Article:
It’s late. I think I need to come back at this when my mind is fresher.

      It was good to see some progress happening with your work regarding Texas. How’s that going?

      One of the really neat parts about working with this is seeing how the pieces work together. There are so many different angles involved, and we need people working on every angle. Sort of like a body that works together.

  2. ksdb
    Posted February 10, 2010 at 6:13 pm | Permalink | Reply

    I don’t think we can assume the name change or adoption is a dead angle. It’s the only type of amendment that makes sense or would be allowable. There’d be no reason to change the date of birth. It’s published since 1961. There’s no reason to change the date filed. It’s consistent with when the announcement was published. The child’s gender is the same. The father’s name is the same (unless there’s an adoption). The place of birth can’t be legally changed unless the original birth certificate was incomplete. There just are many variables left that would require Obama to make an amendment prior to running for president or that would make sense to amend.

    Also, the Lt. Governor’s denial doesn’t mean much. The DOH outright lied at one point and said they don’t keep divorce records, even though their own Web site says they do. Honesty is a big problem with these folks and they may have little loopholes for making some denials that are still technically truthful.

  3. Posted February 12, 2010 at 5:55 am | Permalink | Reply

    ksdb wrote:
    Makes perfect sense. The only thing that doesn’t make sense is the certificate number being out of sequence with the Nordyke twins.

    Not a problem. The birthdate was Aug. 4, 1961, at 7:24 pm on a Friday evening, on the weekend. On Monday, the clerk at the DOH received the collected birth certificates from area hospitals, doctors, and midwives. The DOH clerk then posted the batch of certificates, without ordering them by hand, to the mainframe computer. The first certificate which the clerk entered received the first available number, the second certificate the second available number, etc., with no regard for date and time of birth.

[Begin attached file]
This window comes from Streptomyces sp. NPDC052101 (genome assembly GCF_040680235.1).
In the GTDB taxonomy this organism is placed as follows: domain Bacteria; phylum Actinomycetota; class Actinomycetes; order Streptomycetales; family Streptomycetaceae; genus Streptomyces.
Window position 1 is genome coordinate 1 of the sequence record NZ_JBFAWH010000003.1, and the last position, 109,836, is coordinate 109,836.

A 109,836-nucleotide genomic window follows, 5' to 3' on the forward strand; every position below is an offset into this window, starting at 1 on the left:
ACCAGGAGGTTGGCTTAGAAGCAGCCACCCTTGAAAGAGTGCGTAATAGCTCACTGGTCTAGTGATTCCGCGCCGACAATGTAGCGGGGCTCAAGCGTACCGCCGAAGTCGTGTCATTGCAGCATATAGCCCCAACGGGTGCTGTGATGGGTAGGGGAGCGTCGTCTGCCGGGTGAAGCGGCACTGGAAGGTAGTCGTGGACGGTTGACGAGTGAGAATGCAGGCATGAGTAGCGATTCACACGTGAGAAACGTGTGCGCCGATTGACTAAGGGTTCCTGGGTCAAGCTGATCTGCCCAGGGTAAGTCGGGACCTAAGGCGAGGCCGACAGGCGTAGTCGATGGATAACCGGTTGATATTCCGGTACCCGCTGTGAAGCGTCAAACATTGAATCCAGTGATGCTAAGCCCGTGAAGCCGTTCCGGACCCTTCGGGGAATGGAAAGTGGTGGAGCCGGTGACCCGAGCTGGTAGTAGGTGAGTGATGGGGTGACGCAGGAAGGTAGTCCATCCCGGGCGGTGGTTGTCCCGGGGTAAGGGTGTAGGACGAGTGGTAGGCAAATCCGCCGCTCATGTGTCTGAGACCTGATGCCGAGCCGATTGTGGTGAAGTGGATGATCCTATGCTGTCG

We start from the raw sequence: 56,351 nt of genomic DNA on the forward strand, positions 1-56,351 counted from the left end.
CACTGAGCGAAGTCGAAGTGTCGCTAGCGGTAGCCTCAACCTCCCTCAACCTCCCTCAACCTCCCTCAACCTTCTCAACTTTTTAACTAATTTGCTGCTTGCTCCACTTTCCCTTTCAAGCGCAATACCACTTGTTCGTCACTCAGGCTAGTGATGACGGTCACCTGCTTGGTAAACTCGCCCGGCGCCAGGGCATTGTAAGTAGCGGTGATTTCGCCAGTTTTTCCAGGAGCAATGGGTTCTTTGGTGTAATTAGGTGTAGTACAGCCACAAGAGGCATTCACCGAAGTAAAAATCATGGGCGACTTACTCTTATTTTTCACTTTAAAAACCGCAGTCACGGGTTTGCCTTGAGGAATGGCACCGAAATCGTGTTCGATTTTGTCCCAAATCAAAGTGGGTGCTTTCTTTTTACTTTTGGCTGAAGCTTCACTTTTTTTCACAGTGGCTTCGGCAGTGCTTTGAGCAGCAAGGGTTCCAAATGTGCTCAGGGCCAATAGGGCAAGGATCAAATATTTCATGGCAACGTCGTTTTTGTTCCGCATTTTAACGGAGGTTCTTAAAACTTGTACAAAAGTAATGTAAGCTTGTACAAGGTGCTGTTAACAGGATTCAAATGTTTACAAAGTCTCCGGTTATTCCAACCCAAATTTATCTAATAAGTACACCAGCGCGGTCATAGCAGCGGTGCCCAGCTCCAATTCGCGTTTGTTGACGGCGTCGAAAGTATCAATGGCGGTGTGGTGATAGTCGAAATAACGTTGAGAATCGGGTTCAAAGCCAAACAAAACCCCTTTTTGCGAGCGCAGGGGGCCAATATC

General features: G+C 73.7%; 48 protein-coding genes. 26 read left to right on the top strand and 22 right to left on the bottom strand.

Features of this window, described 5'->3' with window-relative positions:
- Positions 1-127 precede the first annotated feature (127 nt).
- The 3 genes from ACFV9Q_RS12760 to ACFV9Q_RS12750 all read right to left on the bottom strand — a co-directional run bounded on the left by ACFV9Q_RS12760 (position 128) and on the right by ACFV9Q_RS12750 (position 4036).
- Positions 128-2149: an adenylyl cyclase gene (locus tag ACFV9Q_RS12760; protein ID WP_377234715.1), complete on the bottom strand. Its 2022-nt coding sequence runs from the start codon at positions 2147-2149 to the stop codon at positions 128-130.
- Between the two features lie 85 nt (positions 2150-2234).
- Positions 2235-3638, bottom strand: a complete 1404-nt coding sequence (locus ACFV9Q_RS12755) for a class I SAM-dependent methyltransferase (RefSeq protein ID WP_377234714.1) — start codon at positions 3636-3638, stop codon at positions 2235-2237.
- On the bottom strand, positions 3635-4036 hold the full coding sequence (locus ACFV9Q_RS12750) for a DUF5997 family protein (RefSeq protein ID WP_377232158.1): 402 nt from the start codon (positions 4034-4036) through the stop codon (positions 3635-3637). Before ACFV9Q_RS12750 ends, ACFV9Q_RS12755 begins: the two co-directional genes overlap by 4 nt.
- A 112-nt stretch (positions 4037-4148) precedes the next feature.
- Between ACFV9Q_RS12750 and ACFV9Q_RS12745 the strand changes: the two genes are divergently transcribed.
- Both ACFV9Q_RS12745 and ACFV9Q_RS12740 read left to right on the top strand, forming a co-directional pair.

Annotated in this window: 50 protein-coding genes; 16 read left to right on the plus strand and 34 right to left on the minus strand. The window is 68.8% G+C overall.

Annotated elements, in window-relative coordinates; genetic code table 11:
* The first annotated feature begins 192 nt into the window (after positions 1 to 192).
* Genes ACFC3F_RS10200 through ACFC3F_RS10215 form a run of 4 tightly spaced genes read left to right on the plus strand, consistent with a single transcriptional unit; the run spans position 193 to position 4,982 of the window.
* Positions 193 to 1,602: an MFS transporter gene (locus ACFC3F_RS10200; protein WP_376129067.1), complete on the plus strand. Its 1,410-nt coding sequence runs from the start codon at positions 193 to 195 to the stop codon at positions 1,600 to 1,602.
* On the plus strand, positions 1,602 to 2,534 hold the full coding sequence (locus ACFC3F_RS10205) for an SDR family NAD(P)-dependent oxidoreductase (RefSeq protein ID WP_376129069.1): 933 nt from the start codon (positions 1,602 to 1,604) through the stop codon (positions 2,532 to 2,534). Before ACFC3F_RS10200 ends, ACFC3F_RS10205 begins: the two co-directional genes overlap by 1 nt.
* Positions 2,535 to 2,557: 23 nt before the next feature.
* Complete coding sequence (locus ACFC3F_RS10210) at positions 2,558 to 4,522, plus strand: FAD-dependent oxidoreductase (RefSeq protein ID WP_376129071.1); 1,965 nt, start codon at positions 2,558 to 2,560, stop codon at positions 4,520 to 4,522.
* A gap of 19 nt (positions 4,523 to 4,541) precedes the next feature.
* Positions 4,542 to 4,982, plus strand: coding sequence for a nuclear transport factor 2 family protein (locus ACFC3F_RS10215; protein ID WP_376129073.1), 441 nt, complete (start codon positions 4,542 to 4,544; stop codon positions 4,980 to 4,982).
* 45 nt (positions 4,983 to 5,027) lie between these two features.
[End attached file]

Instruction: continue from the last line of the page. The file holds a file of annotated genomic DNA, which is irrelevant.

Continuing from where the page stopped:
You are entitled to disagree, but that is how it worked in those big iron days.

    • Posted February 12, 2010 at 1:53 pm | Permalink | Reply

      Only one problem with that. I don’t have permission yet to post the exact e-mail, but Okubo has confirmed that the certificate number is given on the “date filed by registrar”. The Factcheck one was filed 3 days earlier than the Nordykes but has a later number. Factcheck’s combination of certificate number and filing date are an impossibility if Okubo has told the truth.

    • Posted February 12, 2010 at 1:58 pm | Permalink | Reply

      Also, did they have mainframe computers back then? Someone who has worked at DOH offices has said the numbers are given by the state registrar (looking at the certificates it looks like they are stamped onto the certificates) and then the state notifies the hospital and county clerk’s office of what the state file number (certificate number) is. So the hospital and county clerk have their own index book of where the birth record is kept in their office, with the state certificate number written on the actual document.

    • ksdb
      Posted February 12, 2010 at 5:49 pm | Permalink | Reply

      About the only way Obama can have a higher number is if pre-numbered certificate blanks were at the hospital and filled out out-of-sequence. There’s nothing tangible to indicate this happened. Also, we have the Nordyke twins being born less than a full day later than Obama, but not being signed by the weekend physician utnil nearly a week later. We have to believe for unknown reasons that Obama’s was signed at least three days earlier by a physician than the Nordykes, and then filed immediately with the local registrar. Maybe it’s possible, but it’s only a guess until we see the actual, original certificate.

      • Posted February 12, 2010 at 6:53 pm | Permalink

        The procedure at Kapiolani seems to be that they collected their BC’s for a week and then on Thursday or Friday they had the doctors sign them and sent them to the DOH. The Administrative Rules passed in 1962 say that local registrars were supposed to collect certificates for a week and then transfer them to the state DOH. We don’t have the Administrative Rules which were in effect in 1961. We have the statutes that were in effect but they deferred the particulars to the Board of Health. If the 1962 Administrative Rules continued what the Bd of Health had put into effect during the years as a Territory, the local registrars would have given their certificates to the DOH once a week. That matches what I’ve seen so far from the Kapiolani BC’s.